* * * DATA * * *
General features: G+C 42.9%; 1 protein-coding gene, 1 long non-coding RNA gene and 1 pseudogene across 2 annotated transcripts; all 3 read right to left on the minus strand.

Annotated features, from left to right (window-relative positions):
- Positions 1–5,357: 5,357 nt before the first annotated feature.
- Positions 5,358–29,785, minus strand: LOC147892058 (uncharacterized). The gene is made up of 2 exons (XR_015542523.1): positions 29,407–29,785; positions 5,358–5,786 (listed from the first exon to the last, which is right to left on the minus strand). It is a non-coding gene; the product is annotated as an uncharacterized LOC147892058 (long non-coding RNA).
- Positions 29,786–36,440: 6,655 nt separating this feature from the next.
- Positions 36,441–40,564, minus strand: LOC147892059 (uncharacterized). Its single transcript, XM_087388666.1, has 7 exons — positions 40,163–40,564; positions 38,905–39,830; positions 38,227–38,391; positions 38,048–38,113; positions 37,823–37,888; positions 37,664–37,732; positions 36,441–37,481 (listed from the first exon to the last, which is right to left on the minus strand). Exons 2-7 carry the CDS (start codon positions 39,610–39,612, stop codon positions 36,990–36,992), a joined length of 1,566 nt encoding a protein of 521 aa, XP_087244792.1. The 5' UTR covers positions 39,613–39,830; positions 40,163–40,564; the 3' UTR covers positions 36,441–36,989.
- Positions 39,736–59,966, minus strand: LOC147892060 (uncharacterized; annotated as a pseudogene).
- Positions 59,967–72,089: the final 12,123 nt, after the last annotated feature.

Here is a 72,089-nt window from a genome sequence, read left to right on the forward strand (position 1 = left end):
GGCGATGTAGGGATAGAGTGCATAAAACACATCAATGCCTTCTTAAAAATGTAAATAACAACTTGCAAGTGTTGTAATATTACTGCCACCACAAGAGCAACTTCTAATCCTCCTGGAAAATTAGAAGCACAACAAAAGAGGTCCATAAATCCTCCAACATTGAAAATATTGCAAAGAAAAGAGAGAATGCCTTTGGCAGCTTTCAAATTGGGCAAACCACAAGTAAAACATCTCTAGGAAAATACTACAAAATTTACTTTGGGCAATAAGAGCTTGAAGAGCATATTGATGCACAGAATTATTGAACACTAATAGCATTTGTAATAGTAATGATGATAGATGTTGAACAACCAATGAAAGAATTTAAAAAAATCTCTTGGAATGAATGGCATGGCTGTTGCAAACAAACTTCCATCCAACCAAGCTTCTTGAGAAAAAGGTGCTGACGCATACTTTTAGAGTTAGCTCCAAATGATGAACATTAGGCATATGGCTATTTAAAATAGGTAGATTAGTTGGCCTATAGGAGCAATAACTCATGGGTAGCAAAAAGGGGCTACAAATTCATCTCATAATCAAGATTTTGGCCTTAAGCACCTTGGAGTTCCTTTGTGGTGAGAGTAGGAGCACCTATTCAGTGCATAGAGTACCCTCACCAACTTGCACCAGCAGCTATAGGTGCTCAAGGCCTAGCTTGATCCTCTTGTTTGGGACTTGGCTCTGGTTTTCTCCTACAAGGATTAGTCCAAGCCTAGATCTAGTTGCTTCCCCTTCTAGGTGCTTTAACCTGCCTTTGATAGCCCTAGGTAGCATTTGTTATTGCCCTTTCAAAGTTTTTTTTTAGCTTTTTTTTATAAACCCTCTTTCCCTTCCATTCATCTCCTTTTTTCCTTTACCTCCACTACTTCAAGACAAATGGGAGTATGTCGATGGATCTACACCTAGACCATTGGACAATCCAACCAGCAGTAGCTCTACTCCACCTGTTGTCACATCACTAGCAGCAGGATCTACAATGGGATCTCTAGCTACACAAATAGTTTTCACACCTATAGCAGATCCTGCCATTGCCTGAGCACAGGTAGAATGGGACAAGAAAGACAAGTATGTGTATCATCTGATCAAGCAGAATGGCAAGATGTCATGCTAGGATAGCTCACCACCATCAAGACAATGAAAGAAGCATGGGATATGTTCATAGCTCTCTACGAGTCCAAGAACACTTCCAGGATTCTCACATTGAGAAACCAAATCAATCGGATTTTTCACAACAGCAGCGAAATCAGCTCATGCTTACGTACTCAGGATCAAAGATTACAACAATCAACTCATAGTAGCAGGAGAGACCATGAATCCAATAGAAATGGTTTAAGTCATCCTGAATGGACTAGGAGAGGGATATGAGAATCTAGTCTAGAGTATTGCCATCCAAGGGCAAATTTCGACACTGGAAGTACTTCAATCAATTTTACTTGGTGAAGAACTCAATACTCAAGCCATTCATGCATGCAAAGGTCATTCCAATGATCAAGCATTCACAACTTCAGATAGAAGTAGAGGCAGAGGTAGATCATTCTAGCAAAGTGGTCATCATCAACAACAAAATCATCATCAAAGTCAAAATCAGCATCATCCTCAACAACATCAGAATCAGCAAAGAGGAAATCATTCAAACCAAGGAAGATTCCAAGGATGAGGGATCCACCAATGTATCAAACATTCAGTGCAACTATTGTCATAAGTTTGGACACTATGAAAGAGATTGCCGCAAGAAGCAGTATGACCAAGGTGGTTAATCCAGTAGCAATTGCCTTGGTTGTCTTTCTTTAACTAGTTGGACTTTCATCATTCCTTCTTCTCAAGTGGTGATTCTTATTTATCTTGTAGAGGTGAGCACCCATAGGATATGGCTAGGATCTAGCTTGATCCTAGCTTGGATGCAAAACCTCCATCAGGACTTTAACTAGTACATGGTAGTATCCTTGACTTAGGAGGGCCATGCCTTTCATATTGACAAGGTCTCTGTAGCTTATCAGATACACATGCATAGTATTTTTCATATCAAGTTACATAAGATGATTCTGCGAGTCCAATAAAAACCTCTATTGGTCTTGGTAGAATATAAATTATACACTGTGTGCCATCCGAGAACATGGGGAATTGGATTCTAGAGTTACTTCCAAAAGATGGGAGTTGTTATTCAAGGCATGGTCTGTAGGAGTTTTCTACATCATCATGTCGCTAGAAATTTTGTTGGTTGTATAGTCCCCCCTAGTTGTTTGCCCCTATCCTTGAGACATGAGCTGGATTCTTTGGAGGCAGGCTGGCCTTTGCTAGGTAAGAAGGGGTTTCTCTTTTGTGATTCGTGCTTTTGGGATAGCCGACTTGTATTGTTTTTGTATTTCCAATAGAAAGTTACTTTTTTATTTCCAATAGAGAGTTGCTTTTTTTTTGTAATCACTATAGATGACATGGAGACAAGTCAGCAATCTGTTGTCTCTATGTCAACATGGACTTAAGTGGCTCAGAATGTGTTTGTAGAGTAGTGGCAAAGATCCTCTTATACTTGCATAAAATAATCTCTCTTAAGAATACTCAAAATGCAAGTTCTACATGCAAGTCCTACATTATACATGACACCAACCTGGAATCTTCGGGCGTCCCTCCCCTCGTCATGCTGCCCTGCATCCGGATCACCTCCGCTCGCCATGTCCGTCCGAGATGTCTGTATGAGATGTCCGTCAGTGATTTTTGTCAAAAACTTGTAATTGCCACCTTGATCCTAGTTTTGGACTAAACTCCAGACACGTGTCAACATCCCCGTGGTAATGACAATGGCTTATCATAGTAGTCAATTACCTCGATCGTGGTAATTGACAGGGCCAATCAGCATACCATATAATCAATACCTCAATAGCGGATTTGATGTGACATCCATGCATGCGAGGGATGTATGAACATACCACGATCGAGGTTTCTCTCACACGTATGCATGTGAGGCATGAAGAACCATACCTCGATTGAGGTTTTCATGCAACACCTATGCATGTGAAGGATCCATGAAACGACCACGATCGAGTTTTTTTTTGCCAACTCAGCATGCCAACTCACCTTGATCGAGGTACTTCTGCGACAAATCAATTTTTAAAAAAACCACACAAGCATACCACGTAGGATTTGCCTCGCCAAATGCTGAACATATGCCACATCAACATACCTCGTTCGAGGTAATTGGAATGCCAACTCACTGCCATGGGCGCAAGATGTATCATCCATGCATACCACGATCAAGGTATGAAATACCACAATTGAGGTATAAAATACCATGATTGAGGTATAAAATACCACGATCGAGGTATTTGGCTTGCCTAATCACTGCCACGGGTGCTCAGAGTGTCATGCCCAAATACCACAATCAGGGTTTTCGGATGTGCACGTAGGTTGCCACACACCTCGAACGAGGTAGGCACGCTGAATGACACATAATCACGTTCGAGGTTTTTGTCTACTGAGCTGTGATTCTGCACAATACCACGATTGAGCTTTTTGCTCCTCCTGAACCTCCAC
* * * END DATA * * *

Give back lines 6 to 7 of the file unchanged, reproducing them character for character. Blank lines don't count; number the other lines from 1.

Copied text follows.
- Positions 36,441–40,564, minus strand: LOC147892059 (uncharacterized). Its single transcript, XM_087388666.1, has 7 exons — positions 40,163–40,564; positions 38,905–39,830; positions 38,227–38,391; positions 38,048–38,113; positions 37,823–37,888; positions 37,664–37,732; positions 36,441–37,481 (listed from the first exon to the last, which is right to left on the minus strand). Exons 2-7 carry the CDS (start codon positions 39,610–39,612, stop codon positions 36,990–36,992), a joined length of 1,566 nt encoding a protein of 521 aa, XP_087244792.1. The 5' UTR covers positions 39,613–39,830; positions 40,163–40,564; the 3' UTR covers positions 36,441–36,989.
- Positions 39,736–59,966, minus strand: LOC147892060 (uncharacterized; annotated as a pseudogene).